The five-year early grade reading program run by the United States Agency for International Development (USAID) , which benefitted 5,000 kindergarten students and 4,500 teachers in Lofa, Bong, Grand Bassa, Nimba, Margibi, and Montserrado counties, has been discontinued.
Launched in 2017, the Read Liberia program assisted the government of Liberia in providing improved early grade reading instruction to 180,000 children in grades 1 and 2 from 640 public primary schools, and trained instructors in the early grade reading technique, 391,418 teaching and learning materials were delivered, and more kindergarten students benefited from enhanced reading abilities and vocabulary development.
The program, according to a press release from the U.S embassy, boosted the oral vocabulary literacy skills of over 2,700 kindergarten students from 60 public schools and made sure that roughly 57,000 students in grades 1 and 2 could read grade-level text fluently with comprehension. Compared to pupils reading only 14 words per minute before the start of the Read Liberia Program, students in Read Liberia schools can now read twice as many correct words per minute.
The release added that these interventions caused a sharp rise in the percentage of grade 2 students who were able to read 35 accurate words per minute, from 13% to 35%. Speaking at the occasion, Ambassador McCarthy stated that the United States shares Liberia's belief that investing in high-quality education is a major driver of development and one of the most effective ways to combat poverty, as well as to promote health, gender equality, peace, and stability.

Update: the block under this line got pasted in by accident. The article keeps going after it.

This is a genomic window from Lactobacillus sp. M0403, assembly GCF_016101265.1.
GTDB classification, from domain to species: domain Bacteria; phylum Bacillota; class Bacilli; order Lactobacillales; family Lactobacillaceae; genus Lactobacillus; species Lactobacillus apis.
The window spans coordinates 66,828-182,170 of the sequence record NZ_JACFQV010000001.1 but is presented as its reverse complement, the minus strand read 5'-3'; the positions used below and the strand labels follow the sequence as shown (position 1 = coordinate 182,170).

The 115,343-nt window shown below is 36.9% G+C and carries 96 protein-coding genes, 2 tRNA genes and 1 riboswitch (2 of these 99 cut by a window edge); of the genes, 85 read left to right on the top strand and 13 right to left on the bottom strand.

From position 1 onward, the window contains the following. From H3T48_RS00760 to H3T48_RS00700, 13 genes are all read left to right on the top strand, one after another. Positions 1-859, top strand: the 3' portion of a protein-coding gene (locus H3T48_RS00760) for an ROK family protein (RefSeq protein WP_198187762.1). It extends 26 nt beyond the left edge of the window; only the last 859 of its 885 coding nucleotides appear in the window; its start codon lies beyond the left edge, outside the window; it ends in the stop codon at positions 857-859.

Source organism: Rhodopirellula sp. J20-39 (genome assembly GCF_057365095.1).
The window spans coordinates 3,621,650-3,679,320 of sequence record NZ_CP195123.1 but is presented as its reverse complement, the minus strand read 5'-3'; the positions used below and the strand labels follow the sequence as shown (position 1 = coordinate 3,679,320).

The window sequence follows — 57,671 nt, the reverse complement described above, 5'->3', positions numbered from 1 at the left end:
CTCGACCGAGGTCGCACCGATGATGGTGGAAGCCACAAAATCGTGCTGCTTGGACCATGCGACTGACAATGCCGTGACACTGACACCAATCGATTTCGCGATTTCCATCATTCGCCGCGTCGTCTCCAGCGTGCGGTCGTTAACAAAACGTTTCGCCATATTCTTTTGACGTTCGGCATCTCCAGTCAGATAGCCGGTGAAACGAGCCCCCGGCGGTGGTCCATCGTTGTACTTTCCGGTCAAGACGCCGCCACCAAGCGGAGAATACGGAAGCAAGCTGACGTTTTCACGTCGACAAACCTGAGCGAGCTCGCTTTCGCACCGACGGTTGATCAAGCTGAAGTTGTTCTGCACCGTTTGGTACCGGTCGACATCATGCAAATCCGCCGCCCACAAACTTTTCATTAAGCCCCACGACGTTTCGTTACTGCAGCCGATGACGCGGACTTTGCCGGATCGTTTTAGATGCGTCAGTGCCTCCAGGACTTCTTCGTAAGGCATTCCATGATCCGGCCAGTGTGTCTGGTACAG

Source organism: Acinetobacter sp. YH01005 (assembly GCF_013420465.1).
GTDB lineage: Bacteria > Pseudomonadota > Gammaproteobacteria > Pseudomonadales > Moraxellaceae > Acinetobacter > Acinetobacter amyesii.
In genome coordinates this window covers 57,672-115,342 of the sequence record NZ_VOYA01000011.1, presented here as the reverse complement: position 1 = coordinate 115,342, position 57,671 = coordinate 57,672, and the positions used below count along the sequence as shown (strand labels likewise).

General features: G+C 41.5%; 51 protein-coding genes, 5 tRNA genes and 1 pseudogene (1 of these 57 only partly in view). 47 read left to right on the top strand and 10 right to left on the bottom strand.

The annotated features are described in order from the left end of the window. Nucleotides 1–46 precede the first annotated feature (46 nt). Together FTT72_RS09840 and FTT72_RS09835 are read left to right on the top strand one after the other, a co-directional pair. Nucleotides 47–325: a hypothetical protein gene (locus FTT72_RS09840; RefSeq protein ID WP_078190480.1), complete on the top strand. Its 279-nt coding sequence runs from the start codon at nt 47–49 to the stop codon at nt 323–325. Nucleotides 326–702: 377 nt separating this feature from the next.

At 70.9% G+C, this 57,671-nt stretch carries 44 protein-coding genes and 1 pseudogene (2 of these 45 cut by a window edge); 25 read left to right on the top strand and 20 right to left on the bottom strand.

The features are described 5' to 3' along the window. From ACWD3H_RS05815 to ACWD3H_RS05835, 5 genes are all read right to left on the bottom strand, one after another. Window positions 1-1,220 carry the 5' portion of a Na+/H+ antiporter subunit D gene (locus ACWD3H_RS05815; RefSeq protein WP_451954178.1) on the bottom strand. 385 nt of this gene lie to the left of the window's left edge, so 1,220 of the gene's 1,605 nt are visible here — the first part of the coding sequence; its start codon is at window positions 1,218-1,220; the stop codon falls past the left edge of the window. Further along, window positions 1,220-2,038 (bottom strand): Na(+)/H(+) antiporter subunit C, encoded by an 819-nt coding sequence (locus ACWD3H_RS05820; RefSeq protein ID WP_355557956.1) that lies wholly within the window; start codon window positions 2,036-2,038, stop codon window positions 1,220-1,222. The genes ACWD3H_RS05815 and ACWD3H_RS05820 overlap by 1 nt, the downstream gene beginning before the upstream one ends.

“The U.S. Government will continue to invest in educating young Liberians, especially at the early grade level. Because research shows that quality investments at that level, have significant multiplier impacts over the lifetime of children,” said Ambassador McCarthy. In remarks, Assistant Education Minister for Fiscal Affairs, James Massaquoi thanked the U.S. Government for the support to the program that has impacted the lives of the children of Liberia.
He declared that it was finally time for parents to actively participate in their children's education as opposed to only acting as passive onlookers. The program was created to assist the Liberian government in meeting its commitment to enhance evidence-based reading instruction, provide teaching and learning materials, and enhance early grade reading classroom instruction, service delivery, parent, community, and private sector support. It does this by drawing on research produced by USAID and its partners.
Read Liberia collaborated with the Ministry of Education to update existing resources and create new teaching and learning tools, such as teacher instructional manuals, student activity books, storybooks, and supplemental readers for kindergarten, grades 1 and 2, in order to further assist the Ministry of Education. To teachers and students, more than 15,395 textbooks and other instructional materials were given out. The initiative involved 635 parent-teacher associations in early grade reading programs that gave parents and other community members the tools they needed to lead their school communities in promoting and fostering a culture of excellence in reading.
Through embedding technical assistance to MOE, the Read Liberia Activity implemented best practices from around the world that are supported by empirical research and building on past early grade reading programs.